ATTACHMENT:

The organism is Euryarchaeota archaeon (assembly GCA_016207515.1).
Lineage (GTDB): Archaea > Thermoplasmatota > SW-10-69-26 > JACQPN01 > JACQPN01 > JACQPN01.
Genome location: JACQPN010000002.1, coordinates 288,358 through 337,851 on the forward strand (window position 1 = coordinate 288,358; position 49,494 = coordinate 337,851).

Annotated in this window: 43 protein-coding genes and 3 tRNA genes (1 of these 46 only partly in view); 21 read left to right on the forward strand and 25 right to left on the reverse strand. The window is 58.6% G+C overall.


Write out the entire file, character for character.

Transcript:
The organism is Euryarchaeota archaeon (assembly GCA_016207515.1).
Lineage (GTDB): Archaea > Thermoplasmatota > SW-10-69-26 > JACQPN01 > JACQPN01 > JACQPN01.
Genome location: JACQPN010000002.1, coordinates 288,358 through 337,851 on the forward strand (window position 1 = coordinate 288,358; position 49,494 = coordinate 337,851).

Annotated in this window: 43 protein-coding genes and 3 tRNA genes (1 of these 46 only partly in view); 21 read left to right on the forward strand and 25 right to left on the reverse strand. The window is 58.6% G+C overall.